Wednesday, February 07, 2007

MAFF and MHLW Do Their Thing on Bird Flu. Fine. So Who's Keeping Watch on the Pandemic Scene?

Security-related incidents tend to have an impact well beyond what the situation warrants, and Japan is no exception. In fact, anecdotal evidence suggests that we are arguably even more prone to overreact than, say, the US. More risk averse, if I am to use a less controversial term. (A relatively low-charge case was the slowness in the Japanese return to international tourism, particularly to New York.) And authorities have been criticized in the past over the suffering of moyashi (bean sprout) farmers from a panic driven by what turned out to be faulty conclusions on the origin of a communicable disease. Thus, the approach that the Ministry of Agriculture, Forestry and Fisheries and the Ministry of Health, Labor and Welfare took to the bird flu outbreak in Miyazaki Prefecture seems carefully calibrated to combine the right measures of what look like standard containment measures for birds and possible transmission through humans (there's a lot of international collaboration going on through the WHO on bird flu if anybody's interested) and statements that allay fears over contagion among human population by way of eggs and chicken meat. This being mainly an animal husbandry issue, MAFF has rightly taken the lead. (Let's not speculate on what the response would have been like had the bird flu outbreak happened solely in our major sources for imports.) The new governor, Sonomanma Higashi, also appears to have put his celebrity governor status to good use in showing himself all over the national media biting into a juicy stick-load of yakitori.

So far so good. But there's nothing on the MAFF or, more properly, MHLW website to indicate that the government is doing anything about preparing for the human pandemic that will arise once the H5 or H7 viruses manage to make the mutative leap to easy human-to-human transmission. And if not the government, who else? (Actually, this article tells us that, in the US, the private sector at least is looking into the implications and making preparations.)

In Japan, this is a mainly a job for MHLW, but it must be coordinated across ministries at cabinet or sub-cabinet level. Residents of Japan should hope that the authorities prepare us well, and soon, for what looks like a high-probability event over the long run.



FYI, Eurasia Group has been on this case for some time. This year, EG lists the Top 7 Political Risks here for your downloading pleasure. Note that there is an overall document as well as an eighth, unnumbered PDF file on four critical long-term risks, and pandemic influenza is one of them.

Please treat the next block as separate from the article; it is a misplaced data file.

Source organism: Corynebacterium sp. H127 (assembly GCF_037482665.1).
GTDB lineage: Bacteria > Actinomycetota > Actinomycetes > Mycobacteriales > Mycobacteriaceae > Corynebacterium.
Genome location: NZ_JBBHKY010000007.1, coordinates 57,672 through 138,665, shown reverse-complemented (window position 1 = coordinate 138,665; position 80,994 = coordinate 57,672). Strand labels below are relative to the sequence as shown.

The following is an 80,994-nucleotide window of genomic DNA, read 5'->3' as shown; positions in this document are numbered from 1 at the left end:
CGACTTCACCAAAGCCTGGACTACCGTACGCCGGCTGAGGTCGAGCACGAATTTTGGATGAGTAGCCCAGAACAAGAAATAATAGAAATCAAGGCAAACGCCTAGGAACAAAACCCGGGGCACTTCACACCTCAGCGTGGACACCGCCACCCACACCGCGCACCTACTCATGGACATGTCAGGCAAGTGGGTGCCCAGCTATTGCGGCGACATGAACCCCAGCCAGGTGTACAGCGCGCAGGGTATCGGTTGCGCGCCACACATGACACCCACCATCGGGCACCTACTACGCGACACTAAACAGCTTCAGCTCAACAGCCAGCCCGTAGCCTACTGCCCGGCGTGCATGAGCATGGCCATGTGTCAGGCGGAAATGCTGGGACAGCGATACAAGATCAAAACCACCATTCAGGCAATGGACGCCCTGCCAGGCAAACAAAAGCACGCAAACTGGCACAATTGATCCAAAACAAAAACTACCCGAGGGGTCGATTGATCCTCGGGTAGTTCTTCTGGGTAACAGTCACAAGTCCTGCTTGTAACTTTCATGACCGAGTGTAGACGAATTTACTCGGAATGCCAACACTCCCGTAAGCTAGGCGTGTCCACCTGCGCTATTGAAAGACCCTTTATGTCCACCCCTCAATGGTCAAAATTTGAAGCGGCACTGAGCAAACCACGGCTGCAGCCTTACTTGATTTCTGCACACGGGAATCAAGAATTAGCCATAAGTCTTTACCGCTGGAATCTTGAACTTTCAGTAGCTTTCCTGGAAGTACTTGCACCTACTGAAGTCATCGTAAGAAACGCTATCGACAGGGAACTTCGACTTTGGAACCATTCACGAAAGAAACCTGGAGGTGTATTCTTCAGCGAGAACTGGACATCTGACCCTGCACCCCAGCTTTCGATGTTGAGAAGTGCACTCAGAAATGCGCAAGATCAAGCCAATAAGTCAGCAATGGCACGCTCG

3 comments:

sdddd22 said...
This comment has been removed by a blog administrator.
Sophie said...

Hello,

The long-term risks are interesting. They are not that long-term, and they circle around resource and fossil fuel depletion by rather stating 'resource nationalism' and 'global trade protectionism' than the real thing. These two risks might only be the first hints of resource depletion. When Iran turns from oil exporter to oil importer (which might happen in less than 10 years), is that resource nationalism ?

These risks do not state ecosystem destruction, which is very apparent in China, Indonesia, and other countries right now, as a short or long term risk.

Jun Okumura said...

I have not consulted with any of my Eurasia Group friends and colleagues in writing this response. Thus, they are strictly my personal views and nothing else.

Sophie:

Thank you for your thoughtful comments. I believe they are well reflected in the portfolio on display on your website.

Yes, you are right, the long-range risks are not that long-term. There is a good reason for that. Eurasia Group is political risk analysis advisory firm whose clients are mostly private businesses and a few state enterprises, and they are heavily weighted toward the financial sector. So, for the purposes of the 2007 risk documents and the EG clients, for whom the documents are mainly intended, any turn of events that has transnational political dimensions that affect the markets and projects more than a year or so into the future, is relevant long-range risk. From this perspective, "resource and fossil fuel depletion" is less relevant as long-range risk than "resource nationalism" and "global trade protectionism". Oil and natural gas (but not coal) depletion is a serious, truly long-term issue, but it does not of itself significantly affect the market for the time being.

As for Iran, if it turns into an oil importer in less than ten year, it will not be due to repletion of its reserves, but as the result of a combination of Iran's resource nationalism and involvement in geopolitical conflicts that forces Iran to continue to develop and produce far below its geological potential.

What you call state ecosystem destruction and I call environmental destruction/degradation (maybe something is lost in translation) is surely a serious problem, now and into the future; in fact, looking ahead, in a for-clients-only document, Eurasia Group identifies environmental degradation as an extremely serious political risk for China. But you are probably referring to the more global reach of the issue. Again, I refer you to the market-oriented nature of the EG analysis. If environmental degradation becomes important to markets as a transnational political risk, it is conceivable, indeed likely, that EG, will address the issue. (For example, if EG had been in existence during the late 80s and early 90s, it might have been compelled to do so.) For the time being, though, you will have to turn to non-profit think tanks, governments and international organizations for the required analysis.